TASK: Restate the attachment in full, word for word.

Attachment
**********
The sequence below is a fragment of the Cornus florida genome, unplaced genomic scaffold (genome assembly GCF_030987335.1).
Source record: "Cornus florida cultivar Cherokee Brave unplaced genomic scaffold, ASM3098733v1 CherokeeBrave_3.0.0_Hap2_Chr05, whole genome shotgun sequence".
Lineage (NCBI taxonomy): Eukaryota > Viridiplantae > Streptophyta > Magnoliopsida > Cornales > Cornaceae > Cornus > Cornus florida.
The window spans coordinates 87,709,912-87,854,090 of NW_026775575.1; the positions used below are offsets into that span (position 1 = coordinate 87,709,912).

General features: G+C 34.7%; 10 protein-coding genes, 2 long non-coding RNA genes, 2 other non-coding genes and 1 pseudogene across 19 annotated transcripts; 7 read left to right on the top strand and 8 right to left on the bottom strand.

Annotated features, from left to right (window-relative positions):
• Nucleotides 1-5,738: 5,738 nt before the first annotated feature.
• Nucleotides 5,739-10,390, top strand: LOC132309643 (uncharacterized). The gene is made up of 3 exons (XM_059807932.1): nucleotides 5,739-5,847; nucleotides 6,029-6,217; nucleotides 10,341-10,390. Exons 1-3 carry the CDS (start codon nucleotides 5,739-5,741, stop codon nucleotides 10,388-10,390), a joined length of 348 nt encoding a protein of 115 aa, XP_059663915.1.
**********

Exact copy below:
The sequence below is a fragment of the Cornus florida genome, unplaced genomic scaffold (genome assembly GCF_030987335.1).
Source record: "Cornus florida cultivar Cherokee Brave unplaced genomic scaffold, ASM3098733v1 CherokeeBrave_3.0.0_Hap2_Chr05, whole genome shotgun sequence".
Lineage (NCBI taxonomy): Eukaryota > Viridiplantae > Streptophyta > Magnoliopsida > Cornales > Cornaceae > Cornus > Cornus florida.
The window spans coordinates 87,709,912-87,854,090 of NW_026775575.1; the positions used below are offsets into that span (position 1 = coordinate 87,709,912).

General features: G+C 34.7%; 10 protein-coding genes, 2 long non-coding RNA genes, 2 other non-coding genes and 1 pseudogene across 19 annotated transcripts; 7 read left to right on the top strand and 8 right to left on the bottom strand.

Annotated features, from left to right (window-relative positions):
• Nucleotides 1-5,738: 5,738 nt before the first annotated feature.
• Nucleotides 5,739-10,390, top strand: LOC132309643 (uncharacterized). The gene is made up of 3 exons (XM_059807932.1): nucleotides 5,739-5,847; nucleotides 6,029-6,217; nucleotides 10,341-10,390. Exons 1-3 carry the CDS (start codon nucleotides 5,739-5,741, stop codon nucleotides 10,388-10,390), a joined length of 348 nt encoding a protein of 115 aa, XP_059663915.1.